“The Church Needs a Stonewall Revolution”
At last month’s Gdansk conference of the European Forum of LGBT Christian Groups, one of the highlights for me was a workshop by Krysztof Charamsa. This began on a strictly personal high. On entering the room, he went around and personally greeted everyone present, shaking them by the hand. By virtue of my seating, I was the last person he got to, next door to Martin Pendergast (whom he already knew). He first greeted me as “Terry”, reading my conference label, but then when Martin introduced me as “Terry Weldon”, his eyes grew wide. “Terry Weldon?” he repeated, and instead of just a simple handshake, gave me a great bearhug, saying “thank you, thank you”. (I’m not in fact sure what it was he was thanking more for, but whatever the reason, the simple fact gave me a substantial high. In my view, it is he that deserves the thanks, from all lgbt Catholics).
I’d love to report in detail on the content of his address, but alas I cannot – he began by specifically asking that it not be published, which I must respect. I think I can however, report some of the bare bones, and how his words have impacted my own thinking. Some of the talk repeated material widely reported from earlier interviews, such as his view that the process of coming out was a profoundly liberating, theological process. Also notable was the observation that for all the improvements in tone and supportive pastoral care under Francis’ papacy, the fact remains that the harsh elements of doctrine promulgated by the Pope John Paul II/Cardinal Ratzinger partnership remain unrefuted as part of the formal magisterium. Indeed, if strictly adhered to as it stands, much of this formal body of doctrine would make the current improvements in pastoral care impossible. For this reason, he concluded that the Catholic Church needs its own Stonewall moment.
It can of course be argued that by the nature of his personal journey, he is still carrying a great deal of anger directed at the Church, to the extent that he is exaggerating the harm and ignoring the good in the present state of the Church and its response to LGBT people. It is also true that one response to the harmful elements in the formal magisterium is to point out that there are different levels of Church teaching, not all equally important, and that these sexual matters are less important than might appear at face value. We must also acknowledge that some of the important shifts in pastoral care are in fact required by Amoris Laetitia, with its emphasis on conscience, discernment and accompaniment, and that given its status as an “apostolic exhortation”, Amoris Laetitia is itself contributing to and developing the magisterium.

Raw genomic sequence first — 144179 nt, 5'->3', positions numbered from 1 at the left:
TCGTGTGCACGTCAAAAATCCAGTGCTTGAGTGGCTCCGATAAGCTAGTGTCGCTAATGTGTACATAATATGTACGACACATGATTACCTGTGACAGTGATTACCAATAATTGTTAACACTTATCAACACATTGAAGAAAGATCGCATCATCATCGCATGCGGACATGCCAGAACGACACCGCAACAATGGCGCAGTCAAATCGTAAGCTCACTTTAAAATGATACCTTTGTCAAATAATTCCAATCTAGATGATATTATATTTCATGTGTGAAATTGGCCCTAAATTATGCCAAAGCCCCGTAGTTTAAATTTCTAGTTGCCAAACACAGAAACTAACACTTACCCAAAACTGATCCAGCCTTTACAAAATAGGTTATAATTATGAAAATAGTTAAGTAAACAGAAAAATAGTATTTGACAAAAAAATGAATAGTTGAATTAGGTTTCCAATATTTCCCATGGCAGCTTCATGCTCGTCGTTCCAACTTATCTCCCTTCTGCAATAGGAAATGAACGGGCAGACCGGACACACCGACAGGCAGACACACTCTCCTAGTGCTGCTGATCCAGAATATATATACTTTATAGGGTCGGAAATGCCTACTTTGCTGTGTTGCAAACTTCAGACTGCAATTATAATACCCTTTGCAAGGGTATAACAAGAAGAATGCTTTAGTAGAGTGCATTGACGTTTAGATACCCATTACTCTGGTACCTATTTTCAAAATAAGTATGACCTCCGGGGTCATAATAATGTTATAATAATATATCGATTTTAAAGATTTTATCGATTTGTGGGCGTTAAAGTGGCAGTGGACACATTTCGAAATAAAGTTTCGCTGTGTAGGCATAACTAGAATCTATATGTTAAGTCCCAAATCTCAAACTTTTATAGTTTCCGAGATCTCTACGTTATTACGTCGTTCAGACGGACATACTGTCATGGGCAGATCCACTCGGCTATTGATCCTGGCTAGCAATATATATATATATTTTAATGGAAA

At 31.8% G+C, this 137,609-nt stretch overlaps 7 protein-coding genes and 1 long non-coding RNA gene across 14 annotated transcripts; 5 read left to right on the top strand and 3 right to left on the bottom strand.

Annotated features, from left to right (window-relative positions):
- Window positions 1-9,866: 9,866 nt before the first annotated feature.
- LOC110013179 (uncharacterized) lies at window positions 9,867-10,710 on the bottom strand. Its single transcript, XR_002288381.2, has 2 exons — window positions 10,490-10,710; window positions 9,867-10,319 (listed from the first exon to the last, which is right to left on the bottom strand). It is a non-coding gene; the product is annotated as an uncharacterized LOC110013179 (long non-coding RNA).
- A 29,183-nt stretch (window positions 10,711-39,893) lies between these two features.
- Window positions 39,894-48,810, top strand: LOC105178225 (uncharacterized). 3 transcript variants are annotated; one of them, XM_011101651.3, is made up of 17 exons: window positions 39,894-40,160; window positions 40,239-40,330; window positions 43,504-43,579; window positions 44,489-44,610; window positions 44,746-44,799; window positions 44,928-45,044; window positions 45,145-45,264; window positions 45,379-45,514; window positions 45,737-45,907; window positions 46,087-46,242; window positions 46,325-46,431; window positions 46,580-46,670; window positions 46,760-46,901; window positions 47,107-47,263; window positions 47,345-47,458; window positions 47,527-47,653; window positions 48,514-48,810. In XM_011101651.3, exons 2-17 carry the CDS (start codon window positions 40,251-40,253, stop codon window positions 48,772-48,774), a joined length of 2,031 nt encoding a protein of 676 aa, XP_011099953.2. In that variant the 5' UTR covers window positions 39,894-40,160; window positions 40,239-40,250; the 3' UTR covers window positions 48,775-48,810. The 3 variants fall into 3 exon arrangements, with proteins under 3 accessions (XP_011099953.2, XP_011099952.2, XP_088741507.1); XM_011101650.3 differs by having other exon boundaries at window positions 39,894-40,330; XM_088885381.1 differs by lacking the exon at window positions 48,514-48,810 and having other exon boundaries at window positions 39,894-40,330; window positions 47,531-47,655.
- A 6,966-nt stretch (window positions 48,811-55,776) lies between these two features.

But still. I was left with two key take aways for my own thinking. On the one hand, I was reminded of where I was when I first began blogging about lesbian and gay Catholics: taken as a whole, Catholic teaching is riddled with inherent contradictions and ambiguities. It is as wrong to assume that to conform with Church teaching lesbian and gay Catholics must simply renounce all same-sex relationships, as it is to reject the whole of Church teaching as inherently unsound. The fact is that even in the standard formal documents, there is some supportive material which needs to be more widely known and understood – along with harmful, unsound material that needs to be vigorously challenged.
On the other hand, as I was listening, my mind constantly wandered to the image embedded in Fr James Martin’s book on the Church and LGBT Catholics – “Building a Bridge”.
Any bridge connects two opposite ends. When I first began writing about Catholic teaching, I was mostly concerned with pointing out what was wrong, and how it was contradicted by things like science, history and public opinion. Later, as things began to improve, I tended to concentrate on highlighting signs of that improvement, and the more supportive elements in the magisterium.
The bridge however, requires a balance between both. To reach out to LGBT Catholics, there is a need to show them that there is a welcoming and supportive side to the Church, in doctrine as well as on the ground. But to the Church, it is also important to act as a critical friend, pointing out to those who can not yet see it, the countless ways in which elements in doctrine and practice are both deeply harmful, and unsupported by sound evidence.